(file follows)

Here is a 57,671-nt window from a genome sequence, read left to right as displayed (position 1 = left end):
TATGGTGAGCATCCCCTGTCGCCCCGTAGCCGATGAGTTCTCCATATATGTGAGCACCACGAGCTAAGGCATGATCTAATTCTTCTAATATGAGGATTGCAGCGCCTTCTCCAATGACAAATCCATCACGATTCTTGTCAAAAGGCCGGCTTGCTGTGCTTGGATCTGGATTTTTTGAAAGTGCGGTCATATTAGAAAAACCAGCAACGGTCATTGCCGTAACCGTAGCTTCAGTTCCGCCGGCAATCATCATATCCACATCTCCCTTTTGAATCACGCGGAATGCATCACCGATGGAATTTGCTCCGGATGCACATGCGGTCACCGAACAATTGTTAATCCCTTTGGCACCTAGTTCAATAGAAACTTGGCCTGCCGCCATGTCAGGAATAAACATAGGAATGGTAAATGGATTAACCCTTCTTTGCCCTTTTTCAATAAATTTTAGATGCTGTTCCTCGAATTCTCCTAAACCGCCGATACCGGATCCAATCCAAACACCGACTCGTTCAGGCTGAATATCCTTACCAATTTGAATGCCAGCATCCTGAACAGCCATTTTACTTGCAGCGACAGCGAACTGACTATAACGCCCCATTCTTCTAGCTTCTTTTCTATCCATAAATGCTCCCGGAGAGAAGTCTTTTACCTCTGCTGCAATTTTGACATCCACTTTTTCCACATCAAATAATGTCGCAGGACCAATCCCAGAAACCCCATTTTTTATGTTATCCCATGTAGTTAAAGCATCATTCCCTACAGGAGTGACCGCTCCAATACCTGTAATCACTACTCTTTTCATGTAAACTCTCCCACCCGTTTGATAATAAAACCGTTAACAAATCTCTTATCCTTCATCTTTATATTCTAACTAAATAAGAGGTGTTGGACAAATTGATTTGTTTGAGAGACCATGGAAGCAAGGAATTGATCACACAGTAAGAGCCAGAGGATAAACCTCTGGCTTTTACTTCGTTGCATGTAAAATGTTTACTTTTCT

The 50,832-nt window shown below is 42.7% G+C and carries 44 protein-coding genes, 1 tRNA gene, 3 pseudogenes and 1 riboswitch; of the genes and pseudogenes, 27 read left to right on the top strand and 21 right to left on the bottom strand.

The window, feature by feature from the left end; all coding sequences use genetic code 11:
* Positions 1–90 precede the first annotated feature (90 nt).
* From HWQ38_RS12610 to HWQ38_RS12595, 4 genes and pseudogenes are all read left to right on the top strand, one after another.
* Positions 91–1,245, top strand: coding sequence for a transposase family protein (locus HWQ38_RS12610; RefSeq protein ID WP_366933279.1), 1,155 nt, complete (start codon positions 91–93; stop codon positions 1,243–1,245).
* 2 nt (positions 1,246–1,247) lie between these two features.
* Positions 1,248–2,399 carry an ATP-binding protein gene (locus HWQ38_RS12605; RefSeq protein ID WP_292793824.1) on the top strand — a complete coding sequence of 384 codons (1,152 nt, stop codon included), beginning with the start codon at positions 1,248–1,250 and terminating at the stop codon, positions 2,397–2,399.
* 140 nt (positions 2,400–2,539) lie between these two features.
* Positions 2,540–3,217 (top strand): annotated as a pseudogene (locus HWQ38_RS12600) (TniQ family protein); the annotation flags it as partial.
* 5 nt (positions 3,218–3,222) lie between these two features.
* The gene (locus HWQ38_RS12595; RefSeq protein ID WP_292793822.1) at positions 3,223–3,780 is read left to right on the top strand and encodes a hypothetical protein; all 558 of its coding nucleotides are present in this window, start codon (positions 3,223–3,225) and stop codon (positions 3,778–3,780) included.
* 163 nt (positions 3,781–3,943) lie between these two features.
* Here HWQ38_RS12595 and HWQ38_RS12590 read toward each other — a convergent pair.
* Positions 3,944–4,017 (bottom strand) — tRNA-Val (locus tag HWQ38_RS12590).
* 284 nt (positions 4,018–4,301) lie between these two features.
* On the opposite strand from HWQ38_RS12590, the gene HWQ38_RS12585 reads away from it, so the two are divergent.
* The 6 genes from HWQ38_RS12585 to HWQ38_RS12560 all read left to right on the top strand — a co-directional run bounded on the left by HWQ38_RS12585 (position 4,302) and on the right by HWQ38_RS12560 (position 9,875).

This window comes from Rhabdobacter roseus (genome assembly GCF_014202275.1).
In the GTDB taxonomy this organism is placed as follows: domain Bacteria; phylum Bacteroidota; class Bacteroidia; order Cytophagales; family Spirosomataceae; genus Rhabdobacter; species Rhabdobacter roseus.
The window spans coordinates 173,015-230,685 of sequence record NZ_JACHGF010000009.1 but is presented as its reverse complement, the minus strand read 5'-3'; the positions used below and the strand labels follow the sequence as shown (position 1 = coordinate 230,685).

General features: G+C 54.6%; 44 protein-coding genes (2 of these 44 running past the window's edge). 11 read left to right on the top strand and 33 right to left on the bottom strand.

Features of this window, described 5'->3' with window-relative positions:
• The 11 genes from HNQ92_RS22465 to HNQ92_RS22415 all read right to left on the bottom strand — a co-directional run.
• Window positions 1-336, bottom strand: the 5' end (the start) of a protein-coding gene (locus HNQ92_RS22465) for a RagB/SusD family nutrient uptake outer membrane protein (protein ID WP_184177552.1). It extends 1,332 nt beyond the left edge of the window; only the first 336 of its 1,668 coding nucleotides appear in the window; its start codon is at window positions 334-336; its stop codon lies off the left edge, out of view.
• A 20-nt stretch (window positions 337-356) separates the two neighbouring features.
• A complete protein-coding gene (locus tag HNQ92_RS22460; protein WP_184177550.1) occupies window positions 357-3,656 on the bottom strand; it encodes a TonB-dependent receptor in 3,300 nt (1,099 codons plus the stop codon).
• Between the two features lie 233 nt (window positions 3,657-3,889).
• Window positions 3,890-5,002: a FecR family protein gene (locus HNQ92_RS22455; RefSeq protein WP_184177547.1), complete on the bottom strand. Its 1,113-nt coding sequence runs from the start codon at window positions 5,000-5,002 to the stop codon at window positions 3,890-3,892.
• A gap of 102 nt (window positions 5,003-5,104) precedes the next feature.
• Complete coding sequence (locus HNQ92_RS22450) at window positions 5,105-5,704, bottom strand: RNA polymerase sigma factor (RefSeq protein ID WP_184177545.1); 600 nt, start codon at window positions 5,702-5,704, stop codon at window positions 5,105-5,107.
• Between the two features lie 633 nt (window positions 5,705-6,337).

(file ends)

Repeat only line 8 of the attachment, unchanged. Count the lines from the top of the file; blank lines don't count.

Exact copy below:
* 2 nt (positions 1,246–1,247) lie between these two features.